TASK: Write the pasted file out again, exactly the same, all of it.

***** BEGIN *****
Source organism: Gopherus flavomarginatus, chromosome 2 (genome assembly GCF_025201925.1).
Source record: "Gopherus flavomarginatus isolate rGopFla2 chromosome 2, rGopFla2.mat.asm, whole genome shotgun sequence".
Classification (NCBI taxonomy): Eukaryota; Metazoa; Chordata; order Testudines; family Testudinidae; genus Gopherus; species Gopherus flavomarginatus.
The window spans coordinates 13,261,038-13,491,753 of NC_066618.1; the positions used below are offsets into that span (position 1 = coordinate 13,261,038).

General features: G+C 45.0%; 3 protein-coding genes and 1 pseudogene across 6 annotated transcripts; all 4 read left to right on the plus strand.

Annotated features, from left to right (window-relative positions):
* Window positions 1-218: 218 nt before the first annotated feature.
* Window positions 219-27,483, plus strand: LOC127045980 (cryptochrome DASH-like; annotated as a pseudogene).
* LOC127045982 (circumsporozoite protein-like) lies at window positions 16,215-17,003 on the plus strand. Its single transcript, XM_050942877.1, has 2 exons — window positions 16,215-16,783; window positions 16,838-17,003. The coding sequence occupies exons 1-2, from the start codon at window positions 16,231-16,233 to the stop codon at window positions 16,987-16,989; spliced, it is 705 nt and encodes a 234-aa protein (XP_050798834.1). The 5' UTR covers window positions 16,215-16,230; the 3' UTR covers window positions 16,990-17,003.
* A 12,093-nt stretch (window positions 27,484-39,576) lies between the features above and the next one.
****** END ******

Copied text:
Source organism: Gopherus flavomarginatus, chromosome 2 (genome assembly GCF_025201925.1).
Source record: "Gopherus flavomarginatus isolate rGopFla2 chromosome 2, rGopFla2.mat.asm, whole genome shotgun sequence".
Classification (NCBI taxonomy): Eukaryota; Metazoa; Chordata; order Testudines; family Testudinidae; genus Gopherus; species Gopherus flavomarginatus.
The window spans coordinates 13,261,038-13,491,753 of NC_066618.1; the positions used below are offsets into that span (position 1 = coordinate 13,261,038).

General features: G+C 45.0%; 3 protein-coding genes and 1 pseudogene across 6 annotated transcripts; all 4 read left to right on the plus strand.

Annotated features, from left to right (window-relative positions):
* Window positions 1-218: 218 nt before the first annotated feature.
* Window positions 219-27,483, plus strand: LOC127045980 (cryptochrome DASH-like; annotated as a pseudogene).
* LOC127045982 (circumsporozoite protein-like) lies at window positions 16,215-17,003 on the plus strand. Its single transcript, XM_050942877.1, has 2 exons — window positions 16,215-16,783; window positions 16,838-17,003. The coding sequence occupies exons 1-2, from the start codon at window positions 16,231-16,233 to the stop codon at window positions 16,987-16,989; spliced, it is 705 nt and encodes a 234-aa protein (XP_050798834.1). The 5' UTR covers window positions 16,215-16,230; the 3' UTR covers window positions 16,990-17,003.
* A 12,093-nt stretch (window positions 27,484-39,576) lies between the features above and the next one.